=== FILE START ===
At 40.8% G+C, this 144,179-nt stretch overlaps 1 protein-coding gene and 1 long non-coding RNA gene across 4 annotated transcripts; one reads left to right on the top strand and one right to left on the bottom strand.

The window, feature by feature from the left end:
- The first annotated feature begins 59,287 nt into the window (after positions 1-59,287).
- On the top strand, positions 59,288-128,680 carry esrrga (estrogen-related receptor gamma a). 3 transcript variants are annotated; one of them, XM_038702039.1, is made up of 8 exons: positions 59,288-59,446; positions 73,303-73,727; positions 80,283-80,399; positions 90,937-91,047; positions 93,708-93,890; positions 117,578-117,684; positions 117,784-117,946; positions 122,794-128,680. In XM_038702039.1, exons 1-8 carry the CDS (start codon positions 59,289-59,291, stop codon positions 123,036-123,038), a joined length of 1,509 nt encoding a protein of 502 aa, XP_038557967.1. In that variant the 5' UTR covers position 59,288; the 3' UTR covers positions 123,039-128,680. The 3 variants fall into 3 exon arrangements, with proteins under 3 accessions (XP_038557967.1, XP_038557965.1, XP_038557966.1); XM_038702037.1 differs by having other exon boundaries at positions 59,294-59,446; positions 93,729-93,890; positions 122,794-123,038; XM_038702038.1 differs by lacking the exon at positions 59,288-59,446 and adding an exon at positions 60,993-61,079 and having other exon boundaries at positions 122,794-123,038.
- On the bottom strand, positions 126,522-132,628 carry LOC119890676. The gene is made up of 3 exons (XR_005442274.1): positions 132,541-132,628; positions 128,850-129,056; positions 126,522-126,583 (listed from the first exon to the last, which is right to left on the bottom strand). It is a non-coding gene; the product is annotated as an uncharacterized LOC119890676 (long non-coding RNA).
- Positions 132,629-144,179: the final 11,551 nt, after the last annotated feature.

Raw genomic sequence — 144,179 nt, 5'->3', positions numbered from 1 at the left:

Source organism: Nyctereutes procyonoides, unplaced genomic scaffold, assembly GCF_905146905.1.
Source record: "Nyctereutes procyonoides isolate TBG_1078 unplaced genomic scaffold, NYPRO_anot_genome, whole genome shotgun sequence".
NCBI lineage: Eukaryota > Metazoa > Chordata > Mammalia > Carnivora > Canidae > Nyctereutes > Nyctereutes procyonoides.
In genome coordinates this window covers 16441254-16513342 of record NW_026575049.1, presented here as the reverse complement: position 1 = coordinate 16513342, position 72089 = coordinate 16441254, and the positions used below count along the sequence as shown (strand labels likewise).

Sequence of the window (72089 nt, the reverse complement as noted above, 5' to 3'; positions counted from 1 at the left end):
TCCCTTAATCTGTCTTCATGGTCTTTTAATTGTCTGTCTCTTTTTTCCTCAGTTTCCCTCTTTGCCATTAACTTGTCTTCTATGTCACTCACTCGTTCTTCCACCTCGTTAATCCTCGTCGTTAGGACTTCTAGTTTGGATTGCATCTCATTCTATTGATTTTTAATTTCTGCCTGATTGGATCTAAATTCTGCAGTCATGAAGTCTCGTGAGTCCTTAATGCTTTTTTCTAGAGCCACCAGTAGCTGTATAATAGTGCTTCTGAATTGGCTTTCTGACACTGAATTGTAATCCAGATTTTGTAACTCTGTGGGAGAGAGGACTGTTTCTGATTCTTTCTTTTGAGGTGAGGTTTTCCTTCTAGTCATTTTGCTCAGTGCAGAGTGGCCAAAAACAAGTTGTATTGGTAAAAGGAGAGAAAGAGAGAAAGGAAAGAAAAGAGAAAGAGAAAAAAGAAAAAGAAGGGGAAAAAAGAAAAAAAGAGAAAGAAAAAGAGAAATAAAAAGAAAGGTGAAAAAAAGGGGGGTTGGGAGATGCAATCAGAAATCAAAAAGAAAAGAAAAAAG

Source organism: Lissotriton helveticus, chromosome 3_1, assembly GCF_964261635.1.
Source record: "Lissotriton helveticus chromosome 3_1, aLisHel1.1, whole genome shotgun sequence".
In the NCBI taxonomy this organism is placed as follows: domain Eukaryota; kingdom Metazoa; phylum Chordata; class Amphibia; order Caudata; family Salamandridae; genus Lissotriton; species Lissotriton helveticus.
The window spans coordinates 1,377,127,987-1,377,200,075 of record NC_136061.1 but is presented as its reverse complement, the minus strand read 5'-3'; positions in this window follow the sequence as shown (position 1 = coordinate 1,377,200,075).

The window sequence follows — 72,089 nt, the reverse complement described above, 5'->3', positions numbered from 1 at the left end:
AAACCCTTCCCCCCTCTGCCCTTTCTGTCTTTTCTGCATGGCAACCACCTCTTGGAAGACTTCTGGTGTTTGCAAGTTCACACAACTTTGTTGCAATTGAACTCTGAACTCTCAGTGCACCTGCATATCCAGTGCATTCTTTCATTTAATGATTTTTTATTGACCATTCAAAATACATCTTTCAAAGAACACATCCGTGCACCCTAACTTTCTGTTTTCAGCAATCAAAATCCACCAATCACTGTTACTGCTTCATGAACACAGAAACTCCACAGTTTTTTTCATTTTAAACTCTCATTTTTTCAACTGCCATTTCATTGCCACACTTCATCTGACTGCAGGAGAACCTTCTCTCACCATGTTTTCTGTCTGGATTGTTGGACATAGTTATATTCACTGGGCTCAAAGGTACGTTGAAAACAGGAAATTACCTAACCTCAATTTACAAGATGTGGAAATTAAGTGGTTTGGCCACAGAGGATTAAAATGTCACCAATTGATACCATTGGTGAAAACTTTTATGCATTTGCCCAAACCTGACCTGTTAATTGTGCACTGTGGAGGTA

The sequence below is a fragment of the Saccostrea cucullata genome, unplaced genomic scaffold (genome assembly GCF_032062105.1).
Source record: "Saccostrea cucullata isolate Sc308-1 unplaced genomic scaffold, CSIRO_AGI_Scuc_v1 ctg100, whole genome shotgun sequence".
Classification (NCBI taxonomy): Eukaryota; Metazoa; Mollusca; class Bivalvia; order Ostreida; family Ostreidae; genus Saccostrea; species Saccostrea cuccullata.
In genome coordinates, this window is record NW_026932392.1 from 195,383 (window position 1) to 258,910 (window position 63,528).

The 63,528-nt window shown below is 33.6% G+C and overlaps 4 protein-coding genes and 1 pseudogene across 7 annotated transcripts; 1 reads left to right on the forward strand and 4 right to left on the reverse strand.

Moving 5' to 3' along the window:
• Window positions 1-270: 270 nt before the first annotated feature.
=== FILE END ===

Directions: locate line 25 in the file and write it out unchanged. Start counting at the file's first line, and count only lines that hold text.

Moving 5' to 3' along the window: